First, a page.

From the recently, tragically deceased author of Common Ground (1985), a brilliant but flawed portrait of class warfare in...


BIG TROUBLE: A Murder in a Small Western Town Sets Off a Struggle for the Soul of America

From the recently, tragically deceased author of Common Ground (1985), a brilliant but flawed portrait of class warfare in early-20th-century America. Two-time Pulitzer awardee Lukas's ostensible subject is the 1905 assassination of former Idaho governor Frank Steunenberg and the subsequent trial of three officials of the Western Federation of Miners, accused of ordering Steunenberg's death in retaliation for his role in the military suppression of a violent 1899 strike in Idaho's Coeur d'Alenes mining district. This is merely a jumping off point, however, for a ramble through the thickets of America's industrial, political, social, and cultural structures at the turn of the century. When Pinkerton operative James McParland (one of the book's many titanic personalities) emerges as a key player in the prosecution's efforts to convict William Haywood, Charles Moyer, and George Pettibone, Lukas pauses to recap the history of private detective agencies--in England as well as America. When Clarence Darrow enters as a defense attorney, we get 28 pages of biography before rejoining his clients in Idaho. The story of the army regiment that put down the Coeur d'Alenes unrest; the character and career of each major reporter covering the trial; the fractures within the Socialist Party--Lukas crams all this and much more into a massive, unwieldy text. Many of the digressions are fascinating, all of them showcase the author's superb analytic gifts and powerful prose, but Lukas fails to distinguish the relevant from the merely intriguing. The background material unquestionably gives depth to the book's grim depiction of a nation enmeshed in virtual civil war, with capital and labor equally willing to employ unsavory tactics and the government almost always on the side of the big boys. Without the aid of a coherent story line, however, the narrative ultimately suffocates in excessive detail. Provocative, maddening, deeply disturbing--a fitting epitaph for a man who in everything he wrote asked Americans to look at their nation's unvarnished reality.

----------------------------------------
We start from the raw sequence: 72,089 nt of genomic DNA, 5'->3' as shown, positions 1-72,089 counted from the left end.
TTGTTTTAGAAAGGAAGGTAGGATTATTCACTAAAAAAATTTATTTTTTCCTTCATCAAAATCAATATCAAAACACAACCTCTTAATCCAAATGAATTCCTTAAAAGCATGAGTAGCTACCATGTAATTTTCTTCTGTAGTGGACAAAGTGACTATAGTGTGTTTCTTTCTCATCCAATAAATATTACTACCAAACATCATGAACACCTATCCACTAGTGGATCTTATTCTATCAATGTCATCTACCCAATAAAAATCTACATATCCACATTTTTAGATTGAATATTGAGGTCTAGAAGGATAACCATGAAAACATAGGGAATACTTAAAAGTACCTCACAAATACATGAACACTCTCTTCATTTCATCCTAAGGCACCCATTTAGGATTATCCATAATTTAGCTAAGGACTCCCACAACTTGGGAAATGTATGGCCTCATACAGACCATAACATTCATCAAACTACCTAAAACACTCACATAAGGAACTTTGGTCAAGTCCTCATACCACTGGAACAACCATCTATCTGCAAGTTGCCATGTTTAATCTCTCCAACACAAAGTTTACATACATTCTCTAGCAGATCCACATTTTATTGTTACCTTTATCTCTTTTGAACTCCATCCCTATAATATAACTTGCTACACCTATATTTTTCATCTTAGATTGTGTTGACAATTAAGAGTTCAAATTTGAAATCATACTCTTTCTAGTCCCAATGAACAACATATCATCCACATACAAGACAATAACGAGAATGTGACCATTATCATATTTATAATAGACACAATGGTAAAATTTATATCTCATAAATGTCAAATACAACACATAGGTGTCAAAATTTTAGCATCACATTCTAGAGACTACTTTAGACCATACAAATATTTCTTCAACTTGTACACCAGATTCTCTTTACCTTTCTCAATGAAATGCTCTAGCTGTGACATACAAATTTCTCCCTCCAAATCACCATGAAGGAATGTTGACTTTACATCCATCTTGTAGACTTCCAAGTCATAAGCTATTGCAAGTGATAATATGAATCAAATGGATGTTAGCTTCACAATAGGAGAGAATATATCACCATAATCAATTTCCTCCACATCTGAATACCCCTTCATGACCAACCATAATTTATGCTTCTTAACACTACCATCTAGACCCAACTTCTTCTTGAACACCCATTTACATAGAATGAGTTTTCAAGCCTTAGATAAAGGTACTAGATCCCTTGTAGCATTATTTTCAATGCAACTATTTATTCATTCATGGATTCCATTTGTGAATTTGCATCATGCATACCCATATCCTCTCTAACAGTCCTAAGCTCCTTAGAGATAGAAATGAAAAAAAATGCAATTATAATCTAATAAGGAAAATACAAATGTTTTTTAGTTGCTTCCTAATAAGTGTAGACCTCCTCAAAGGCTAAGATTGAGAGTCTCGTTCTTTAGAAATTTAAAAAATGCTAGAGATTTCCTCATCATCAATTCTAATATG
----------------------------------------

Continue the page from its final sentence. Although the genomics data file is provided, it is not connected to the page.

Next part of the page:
Pub Date: Sept. 10, 1997


Page Count: 880

Publisher: Simon & Schuster

Review Posted Online: N/A

Kirkus Reviews Issue: Aug. 15, 1997

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